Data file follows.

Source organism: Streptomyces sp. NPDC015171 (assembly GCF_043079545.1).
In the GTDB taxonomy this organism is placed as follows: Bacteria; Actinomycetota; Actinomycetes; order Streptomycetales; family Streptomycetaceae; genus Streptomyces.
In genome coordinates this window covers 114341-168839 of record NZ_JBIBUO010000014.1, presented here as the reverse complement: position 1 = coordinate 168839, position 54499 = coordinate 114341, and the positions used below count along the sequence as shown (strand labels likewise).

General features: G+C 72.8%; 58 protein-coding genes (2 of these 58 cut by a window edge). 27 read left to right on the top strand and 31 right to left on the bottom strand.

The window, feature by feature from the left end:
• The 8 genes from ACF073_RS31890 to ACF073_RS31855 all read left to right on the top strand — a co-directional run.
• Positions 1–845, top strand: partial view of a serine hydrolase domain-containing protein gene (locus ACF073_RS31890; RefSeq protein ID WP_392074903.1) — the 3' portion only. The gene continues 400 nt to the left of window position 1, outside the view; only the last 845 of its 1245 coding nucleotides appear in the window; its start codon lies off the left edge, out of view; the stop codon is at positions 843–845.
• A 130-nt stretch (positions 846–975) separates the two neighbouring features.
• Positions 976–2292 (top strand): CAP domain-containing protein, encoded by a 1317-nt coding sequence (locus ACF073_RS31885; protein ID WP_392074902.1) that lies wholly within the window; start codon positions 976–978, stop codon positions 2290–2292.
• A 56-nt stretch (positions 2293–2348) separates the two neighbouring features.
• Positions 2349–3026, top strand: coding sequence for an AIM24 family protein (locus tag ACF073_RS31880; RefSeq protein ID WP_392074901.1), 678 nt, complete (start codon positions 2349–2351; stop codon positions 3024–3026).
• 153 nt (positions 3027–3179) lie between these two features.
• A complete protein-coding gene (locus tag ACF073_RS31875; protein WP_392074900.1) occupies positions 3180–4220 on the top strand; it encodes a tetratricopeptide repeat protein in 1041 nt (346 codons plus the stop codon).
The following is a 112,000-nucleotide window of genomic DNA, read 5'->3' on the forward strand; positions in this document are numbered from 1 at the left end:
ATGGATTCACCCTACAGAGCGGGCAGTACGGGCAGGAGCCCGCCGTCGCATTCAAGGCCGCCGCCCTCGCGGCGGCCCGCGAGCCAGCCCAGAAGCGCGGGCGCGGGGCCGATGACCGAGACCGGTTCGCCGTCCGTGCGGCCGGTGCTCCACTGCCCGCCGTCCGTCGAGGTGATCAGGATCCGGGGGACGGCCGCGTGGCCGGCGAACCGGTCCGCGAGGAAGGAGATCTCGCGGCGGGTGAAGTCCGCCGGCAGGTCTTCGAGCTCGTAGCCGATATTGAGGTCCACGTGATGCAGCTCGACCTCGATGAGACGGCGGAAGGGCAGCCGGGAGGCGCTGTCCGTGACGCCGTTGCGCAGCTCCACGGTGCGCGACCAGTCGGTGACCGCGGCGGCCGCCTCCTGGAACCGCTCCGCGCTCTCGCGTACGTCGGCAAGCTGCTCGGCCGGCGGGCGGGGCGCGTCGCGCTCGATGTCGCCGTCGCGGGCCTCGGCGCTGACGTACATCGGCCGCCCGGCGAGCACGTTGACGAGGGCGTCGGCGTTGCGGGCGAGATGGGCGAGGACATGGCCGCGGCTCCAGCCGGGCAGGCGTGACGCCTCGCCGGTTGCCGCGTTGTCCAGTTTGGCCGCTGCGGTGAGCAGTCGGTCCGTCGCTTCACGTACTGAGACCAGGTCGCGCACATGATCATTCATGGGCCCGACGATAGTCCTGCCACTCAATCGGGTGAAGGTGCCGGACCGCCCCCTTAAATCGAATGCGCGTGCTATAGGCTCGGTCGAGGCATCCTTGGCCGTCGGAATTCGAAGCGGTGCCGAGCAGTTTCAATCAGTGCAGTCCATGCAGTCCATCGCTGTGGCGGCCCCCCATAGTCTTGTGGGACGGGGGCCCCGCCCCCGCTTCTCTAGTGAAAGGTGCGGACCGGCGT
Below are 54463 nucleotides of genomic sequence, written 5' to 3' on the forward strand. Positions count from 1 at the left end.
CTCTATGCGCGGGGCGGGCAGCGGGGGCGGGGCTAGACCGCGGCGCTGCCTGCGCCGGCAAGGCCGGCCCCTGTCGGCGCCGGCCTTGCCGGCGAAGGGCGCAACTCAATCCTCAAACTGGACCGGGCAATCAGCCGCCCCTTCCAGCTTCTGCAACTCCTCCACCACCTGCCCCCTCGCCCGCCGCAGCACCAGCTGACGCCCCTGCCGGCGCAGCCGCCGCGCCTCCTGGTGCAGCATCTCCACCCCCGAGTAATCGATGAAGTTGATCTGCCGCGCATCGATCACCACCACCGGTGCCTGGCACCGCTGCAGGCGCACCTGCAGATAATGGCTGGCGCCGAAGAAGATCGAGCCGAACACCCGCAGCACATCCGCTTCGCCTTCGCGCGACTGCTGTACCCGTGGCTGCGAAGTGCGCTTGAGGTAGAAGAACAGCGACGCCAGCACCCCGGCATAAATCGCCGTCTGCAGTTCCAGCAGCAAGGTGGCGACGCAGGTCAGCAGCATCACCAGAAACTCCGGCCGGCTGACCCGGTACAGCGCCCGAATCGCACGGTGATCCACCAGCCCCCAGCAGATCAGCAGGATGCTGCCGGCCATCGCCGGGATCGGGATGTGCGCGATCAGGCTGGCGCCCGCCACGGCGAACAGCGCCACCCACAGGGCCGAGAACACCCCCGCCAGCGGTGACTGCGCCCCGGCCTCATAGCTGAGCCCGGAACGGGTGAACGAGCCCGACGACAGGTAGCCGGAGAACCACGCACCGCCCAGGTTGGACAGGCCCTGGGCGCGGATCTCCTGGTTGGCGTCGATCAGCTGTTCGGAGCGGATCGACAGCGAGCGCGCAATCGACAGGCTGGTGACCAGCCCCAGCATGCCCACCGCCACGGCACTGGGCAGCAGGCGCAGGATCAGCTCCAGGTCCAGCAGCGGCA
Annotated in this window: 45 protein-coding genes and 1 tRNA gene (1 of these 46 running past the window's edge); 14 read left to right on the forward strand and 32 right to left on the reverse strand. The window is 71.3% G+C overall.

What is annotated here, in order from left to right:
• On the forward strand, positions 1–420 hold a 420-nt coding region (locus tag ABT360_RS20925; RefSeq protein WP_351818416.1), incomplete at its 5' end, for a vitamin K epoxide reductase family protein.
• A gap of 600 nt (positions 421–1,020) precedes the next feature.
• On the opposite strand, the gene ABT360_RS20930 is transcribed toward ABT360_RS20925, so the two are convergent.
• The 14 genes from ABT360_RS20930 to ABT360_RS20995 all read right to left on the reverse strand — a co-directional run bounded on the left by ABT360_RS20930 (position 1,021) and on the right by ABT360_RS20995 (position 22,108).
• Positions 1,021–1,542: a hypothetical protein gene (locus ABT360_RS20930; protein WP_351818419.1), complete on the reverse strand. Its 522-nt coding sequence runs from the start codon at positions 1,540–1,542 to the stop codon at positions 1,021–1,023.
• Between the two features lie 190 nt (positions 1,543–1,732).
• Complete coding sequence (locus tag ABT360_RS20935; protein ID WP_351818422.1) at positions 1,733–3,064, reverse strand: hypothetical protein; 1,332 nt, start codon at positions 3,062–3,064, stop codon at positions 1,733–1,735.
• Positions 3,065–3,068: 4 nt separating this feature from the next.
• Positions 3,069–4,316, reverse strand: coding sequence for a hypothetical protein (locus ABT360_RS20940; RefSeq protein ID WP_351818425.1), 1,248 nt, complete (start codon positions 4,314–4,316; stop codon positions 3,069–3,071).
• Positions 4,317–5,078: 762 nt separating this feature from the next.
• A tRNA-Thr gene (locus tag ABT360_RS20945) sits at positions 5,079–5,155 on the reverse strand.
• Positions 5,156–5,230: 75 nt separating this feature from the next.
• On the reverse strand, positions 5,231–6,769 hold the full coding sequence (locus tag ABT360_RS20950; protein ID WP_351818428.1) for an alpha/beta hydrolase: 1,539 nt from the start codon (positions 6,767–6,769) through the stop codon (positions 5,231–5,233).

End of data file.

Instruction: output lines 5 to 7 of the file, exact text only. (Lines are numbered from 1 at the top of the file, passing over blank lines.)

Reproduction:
The window, feature by feature from the left end:
• The 8 genes from ACF073_RS31890 to ACF073_RS31855 all read left to right on the top strand — a co-directional run.
• Positions 1–845, top strand: partial view of a serine hydrolase domain-containing protein gene (locus ACF073_RS31890; RefSeq protein ID WP_392074903.1) — the 3' portion only. The gene continues 400 nt to the left of window position 1, outside the view; only the last 845 of its 1245 coding nucleotides appear in the window; its start codon lies off the left edge, out of view; the stop codon is at positions 843–845.